It’s tempting for families of the bride and groom to jump in with their own ideas and expectations in the months before a wedding. As mother of the bride or groom, you have responsibilities but there are also pitfalls to avoid, especially as weddings can involve family politics.
There’s a natural urge to share the exciting news of an engagement but it’s the couple’s right to tell everyone, so don’t spoil the occasion by beating them to it.
Once the wedding date is decided, wait for the guest list to be completed before calling relatives and friends. There may be people you would like to join the celebrations, but you must ask the bride and groom before adding more guests to the list – it’s their day. Most venues limit guest numbers and there’s also a budget to consider.
It’s fine to have some input into the preparations but too much can create stress and sometimes lead to a dispute. You should be giving support and constructive advice, and diplomacy is the key – so keep strong opinions to yourself.
Showing disapproval or being pushy isn’t a good idea; choose the right time to offer your opinion. If there is something you would love to incorporate in the big day, make a request and, hopefully, your suggestion will be considered.
There’s so much to do when organising a wedding that offering to help the bride or groom and ease the pressure will definitely earn you brownie points. Be realistic about how much you take on, for the repercussions of over-promising and under-delivering won’t be welcome at the crucial planning stage.
A family welcome
Giving a sentimental gift such an heirloom to your future son or daughter-in-law is a lovely way to welcome them into the family.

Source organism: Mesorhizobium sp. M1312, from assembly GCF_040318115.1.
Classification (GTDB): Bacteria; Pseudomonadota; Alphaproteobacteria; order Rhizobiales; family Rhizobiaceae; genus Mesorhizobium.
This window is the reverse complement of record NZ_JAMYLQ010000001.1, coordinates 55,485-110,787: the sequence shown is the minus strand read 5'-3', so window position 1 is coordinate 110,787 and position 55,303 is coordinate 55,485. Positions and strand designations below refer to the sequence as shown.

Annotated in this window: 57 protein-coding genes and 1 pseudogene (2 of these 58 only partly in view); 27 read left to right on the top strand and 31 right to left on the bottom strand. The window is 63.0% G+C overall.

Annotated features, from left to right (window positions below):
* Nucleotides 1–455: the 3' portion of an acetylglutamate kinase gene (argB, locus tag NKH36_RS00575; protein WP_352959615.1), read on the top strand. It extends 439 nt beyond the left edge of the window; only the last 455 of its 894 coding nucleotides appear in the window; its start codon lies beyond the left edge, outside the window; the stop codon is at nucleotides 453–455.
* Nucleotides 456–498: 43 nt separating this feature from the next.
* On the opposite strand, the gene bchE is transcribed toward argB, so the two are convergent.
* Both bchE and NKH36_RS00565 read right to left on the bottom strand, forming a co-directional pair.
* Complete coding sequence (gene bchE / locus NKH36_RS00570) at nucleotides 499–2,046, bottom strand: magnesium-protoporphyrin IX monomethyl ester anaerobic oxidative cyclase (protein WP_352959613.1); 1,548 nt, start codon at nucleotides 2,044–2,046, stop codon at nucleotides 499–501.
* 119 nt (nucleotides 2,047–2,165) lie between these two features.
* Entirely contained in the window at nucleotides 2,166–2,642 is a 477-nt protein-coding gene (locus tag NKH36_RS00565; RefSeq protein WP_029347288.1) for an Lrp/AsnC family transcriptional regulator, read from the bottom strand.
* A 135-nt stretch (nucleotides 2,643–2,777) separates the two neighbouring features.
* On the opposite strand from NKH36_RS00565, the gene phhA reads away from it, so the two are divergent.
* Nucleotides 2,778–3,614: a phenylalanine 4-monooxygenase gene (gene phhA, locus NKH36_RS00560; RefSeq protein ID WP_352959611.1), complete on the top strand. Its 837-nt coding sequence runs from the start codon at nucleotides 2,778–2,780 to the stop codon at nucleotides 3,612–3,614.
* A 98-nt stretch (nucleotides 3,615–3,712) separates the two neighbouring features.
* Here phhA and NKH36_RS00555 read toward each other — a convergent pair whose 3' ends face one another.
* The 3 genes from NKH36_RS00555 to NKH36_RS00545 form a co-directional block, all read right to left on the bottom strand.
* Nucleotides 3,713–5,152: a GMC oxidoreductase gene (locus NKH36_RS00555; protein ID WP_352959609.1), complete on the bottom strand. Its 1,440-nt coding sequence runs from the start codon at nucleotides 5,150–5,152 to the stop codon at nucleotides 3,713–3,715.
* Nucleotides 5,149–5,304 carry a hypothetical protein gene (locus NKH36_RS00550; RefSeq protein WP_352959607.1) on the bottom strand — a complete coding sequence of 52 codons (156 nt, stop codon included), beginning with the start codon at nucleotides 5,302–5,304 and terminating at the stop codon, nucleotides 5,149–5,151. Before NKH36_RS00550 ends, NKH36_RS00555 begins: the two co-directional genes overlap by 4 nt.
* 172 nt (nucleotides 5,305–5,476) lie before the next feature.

If the two sets of parents have never met, it’s good to get together for a meal well before the day. This gets over the formalities before the big day and gives everyone the chance to talk about the wedding plans.
All brides and grooms want their weddings to be special and the day is all about them, regardless of budgets and constraints. The last thing they want is to be compared to another wedding. And if you aren’t happy about any element of the wedding, keep it to yourself.
You want the big day to be harmonious. Don’t try and out-do the other mother as it’s not a competition but is about compromise.
Make sure your outfit co-ordinates with the wedding colour scheme. Traditionally, the mother of the bride chooses her outfit first, but either way both mums should be aware of what colour each one is wearing so there’s no overlap. It’s best to avoid turning up in something white and lacy as it could be seen as competing with the bride.
Ideally, the mother of the bride shouldn’t be in the same colour as the bridesmaids or maid of honour so you should not aim to look like an addition to that group. The colour palette is about toning in which looks great for wedding photos. You don’t want to look at the wedding album and regret the clashing prints in your outfit.
Enjoy the day!
Planning a wedding is emotional and stressful, so your role is to help ease the pressure and be very supportive to the couple. Seek out the fun in those shopping trips and turn decision-making into a good experience.
Finally, when the big day arrives, relax, smile and, above all, enjoy it all.